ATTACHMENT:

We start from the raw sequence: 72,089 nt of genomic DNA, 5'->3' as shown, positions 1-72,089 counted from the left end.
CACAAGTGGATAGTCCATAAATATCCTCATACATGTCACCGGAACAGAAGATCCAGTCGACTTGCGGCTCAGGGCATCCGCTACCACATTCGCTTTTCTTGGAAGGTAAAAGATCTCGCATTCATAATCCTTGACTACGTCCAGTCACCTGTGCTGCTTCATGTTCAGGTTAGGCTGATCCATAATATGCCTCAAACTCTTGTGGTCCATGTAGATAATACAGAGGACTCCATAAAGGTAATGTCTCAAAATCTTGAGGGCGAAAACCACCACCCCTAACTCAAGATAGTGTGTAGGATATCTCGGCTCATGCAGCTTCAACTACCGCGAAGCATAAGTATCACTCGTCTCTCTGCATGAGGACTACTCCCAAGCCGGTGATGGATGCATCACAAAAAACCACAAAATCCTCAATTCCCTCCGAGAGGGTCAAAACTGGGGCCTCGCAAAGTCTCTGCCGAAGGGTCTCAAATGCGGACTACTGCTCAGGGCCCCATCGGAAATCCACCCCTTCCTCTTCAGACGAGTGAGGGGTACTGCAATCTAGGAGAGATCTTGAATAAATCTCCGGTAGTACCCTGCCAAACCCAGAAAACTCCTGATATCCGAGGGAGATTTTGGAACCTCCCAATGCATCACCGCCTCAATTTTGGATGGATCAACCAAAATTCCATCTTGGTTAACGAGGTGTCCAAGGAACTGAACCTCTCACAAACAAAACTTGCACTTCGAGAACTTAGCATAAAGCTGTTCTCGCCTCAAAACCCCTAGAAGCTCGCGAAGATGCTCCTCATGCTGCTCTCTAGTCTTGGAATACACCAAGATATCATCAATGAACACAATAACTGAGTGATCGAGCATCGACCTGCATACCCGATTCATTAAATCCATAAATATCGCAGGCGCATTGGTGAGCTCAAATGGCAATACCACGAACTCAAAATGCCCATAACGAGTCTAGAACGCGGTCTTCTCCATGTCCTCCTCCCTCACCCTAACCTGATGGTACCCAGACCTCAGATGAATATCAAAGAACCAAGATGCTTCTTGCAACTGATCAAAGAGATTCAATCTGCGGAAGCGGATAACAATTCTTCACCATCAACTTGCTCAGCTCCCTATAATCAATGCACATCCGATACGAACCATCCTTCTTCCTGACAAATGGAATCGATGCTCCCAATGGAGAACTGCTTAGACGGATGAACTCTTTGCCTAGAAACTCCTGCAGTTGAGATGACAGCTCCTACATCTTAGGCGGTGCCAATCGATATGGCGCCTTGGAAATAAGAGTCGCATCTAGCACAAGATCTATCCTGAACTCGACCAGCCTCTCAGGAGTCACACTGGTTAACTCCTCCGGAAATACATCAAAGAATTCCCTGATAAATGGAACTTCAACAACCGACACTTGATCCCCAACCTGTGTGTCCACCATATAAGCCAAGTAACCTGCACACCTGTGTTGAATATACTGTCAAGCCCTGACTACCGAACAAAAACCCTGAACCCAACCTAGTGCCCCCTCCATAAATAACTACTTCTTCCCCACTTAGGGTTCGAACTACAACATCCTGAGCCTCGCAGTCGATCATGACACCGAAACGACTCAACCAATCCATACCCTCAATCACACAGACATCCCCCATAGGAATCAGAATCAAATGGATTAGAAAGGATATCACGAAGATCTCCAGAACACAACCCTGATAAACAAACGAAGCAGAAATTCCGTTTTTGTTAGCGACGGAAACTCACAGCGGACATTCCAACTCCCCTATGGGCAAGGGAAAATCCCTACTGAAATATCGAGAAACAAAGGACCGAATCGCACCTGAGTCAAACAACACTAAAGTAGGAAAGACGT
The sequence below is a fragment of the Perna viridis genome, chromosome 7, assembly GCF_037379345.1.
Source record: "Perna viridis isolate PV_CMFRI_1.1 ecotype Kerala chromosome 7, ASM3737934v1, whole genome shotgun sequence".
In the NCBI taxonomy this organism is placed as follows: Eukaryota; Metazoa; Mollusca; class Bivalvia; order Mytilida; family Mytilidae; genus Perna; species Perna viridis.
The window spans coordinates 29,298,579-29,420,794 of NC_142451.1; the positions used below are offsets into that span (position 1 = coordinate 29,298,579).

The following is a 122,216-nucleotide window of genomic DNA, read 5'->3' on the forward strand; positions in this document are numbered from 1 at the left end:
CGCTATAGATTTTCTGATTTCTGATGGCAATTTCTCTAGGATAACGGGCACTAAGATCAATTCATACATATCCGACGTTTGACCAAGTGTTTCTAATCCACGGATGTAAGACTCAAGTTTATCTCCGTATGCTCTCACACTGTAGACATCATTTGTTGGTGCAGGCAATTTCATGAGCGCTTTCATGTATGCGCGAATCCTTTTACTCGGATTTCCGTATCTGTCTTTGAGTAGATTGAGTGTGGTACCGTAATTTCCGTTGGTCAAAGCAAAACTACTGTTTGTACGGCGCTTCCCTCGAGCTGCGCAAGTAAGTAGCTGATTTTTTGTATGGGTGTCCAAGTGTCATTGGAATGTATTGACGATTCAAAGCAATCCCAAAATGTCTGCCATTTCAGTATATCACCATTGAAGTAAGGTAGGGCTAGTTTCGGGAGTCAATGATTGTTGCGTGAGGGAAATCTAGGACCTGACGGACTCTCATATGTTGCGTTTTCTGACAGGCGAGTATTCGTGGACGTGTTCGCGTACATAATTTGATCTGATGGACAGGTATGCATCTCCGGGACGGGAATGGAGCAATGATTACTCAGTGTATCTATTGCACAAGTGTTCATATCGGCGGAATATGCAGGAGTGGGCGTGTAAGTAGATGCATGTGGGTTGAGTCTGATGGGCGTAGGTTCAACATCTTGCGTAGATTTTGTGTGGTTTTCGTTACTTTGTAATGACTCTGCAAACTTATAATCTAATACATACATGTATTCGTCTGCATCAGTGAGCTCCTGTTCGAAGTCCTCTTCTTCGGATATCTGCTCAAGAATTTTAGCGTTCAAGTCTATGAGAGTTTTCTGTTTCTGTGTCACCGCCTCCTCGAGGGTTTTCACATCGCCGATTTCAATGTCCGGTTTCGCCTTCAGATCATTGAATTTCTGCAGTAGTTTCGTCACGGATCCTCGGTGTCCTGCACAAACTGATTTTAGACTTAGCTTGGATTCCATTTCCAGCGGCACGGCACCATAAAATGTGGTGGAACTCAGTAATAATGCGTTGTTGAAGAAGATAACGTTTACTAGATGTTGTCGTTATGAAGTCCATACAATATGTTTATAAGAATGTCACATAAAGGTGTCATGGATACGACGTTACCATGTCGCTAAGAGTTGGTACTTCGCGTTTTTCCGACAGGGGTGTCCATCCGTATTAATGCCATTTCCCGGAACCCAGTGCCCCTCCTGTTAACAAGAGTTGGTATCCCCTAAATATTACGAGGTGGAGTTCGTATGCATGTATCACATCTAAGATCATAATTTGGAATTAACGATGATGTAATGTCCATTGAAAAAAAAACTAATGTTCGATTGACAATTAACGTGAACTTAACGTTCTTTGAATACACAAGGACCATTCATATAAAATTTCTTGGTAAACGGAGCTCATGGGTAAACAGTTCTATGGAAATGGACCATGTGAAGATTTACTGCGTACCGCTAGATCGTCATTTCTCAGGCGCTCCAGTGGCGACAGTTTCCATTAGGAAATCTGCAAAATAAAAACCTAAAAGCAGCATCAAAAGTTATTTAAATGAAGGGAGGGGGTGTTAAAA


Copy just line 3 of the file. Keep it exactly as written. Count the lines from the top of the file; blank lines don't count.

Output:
The sequence below is a fragment of the Perna viridis genome, chromosome 7, assembly GCF_037379345.1.